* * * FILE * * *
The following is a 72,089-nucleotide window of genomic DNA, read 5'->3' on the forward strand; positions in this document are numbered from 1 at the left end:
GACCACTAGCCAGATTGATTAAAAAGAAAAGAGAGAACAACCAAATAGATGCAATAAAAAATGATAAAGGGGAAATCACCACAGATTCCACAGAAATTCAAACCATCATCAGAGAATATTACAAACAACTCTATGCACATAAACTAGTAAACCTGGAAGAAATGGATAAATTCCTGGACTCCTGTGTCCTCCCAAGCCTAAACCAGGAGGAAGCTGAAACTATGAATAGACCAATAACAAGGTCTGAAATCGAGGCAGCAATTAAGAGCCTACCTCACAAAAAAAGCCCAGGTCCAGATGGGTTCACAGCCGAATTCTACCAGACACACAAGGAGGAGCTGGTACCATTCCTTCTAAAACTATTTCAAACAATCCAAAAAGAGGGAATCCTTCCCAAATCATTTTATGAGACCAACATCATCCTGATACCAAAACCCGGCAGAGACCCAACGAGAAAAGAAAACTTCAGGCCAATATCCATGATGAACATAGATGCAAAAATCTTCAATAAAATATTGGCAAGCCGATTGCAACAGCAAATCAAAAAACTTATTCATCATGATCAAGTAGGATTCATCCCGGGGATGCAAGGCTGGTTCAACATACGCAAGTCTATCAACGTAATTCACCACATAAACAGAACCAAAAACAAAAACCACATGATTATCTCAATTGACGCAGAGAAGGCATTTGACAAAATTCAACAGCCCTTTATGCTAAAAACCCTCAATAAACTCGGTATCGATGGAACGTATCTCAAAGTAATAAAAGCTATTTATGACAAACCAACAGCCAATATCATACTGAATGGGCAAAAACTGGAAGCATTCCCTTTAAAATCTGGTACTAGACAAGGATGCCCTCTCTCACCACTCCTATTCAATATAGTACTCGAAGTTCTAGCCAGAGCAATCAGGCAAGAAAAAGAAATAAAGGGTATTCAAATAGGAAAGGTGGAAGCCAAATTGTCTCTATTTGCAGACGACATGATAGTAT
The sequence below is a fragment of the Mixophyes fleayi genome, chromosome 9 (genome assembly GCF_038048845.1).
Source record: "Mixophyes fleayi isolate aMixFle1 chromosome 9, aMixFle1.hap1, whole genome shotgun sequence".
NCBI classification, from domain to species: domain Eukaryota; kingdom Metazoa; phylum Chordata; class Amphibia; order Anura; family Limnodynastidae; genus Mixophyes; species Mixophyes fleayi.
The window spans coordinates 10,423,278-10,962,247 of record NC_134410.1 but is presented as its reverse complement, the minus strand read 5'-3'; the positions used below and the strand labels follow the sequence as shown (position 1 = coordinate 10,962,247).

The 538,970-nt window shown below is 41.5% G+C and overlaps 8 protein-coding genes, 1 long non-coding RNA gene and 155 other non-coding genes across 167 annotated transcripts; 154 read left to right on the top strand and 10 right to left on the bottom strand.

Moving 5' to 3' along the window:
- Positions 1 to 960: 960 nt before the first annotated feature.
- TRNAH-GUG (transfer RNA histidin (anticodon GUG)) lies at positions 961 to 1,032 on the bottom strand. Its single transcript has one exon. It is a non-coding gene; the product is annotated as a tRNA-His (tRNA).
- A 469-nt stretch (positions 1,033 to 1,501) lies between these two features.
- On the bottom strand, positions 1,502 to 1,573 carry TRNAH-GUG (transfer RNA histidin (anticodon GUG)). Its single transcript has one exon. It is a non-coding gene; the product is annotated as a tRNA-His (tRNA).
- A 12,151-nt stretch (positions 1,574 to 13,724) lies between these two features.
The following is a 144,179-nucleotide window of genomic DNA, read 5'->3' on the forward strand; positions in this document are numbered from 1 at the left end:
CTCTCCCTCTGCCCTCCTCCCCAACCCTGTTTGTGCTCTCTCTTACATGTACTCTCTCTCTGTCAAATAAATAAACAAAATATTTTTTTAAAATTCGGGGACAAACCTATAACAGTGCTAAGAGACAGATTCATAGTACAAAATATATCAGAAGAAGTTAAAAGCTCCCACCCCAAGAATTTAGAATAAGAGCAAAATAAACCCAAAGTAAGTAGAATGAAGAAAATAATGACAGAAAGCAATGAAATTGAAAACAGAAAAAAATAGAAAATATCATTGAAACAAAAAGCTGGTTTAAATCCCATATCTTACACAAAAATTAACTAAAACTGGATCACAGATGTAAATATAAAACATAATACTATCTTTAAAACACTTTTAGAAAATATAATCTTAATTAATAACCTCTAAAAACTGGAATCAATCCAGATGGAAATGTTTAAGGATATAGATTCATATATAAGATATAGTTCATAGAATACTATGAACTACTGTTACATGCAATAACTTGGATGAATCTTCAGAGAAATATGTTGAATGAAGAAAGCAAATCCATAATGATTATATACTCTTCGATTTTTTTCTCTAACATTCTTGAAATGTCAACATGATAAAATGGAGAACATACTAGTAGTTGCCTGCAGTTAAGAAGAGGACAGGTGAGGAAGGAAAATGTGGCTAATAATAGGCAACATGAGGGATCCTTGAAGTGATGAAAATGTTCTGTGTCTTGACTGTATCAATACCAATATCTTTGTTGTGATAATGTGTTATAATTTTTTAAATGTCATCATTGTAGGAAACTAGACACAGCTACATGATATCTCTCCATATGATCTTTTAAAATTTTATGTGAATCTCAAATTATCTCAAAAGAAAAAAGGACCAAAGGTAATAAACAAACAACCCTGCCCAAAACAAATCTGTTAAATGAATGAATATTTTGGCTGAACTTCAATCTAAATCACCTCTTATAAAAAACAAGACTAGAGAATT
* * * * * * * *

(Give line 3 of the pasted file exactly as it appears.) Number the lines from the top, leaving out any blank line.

The sequence below is a fragment of the Mixophyes fleayi genome, chromosome 9 (genome assembly GCF_038048845.1).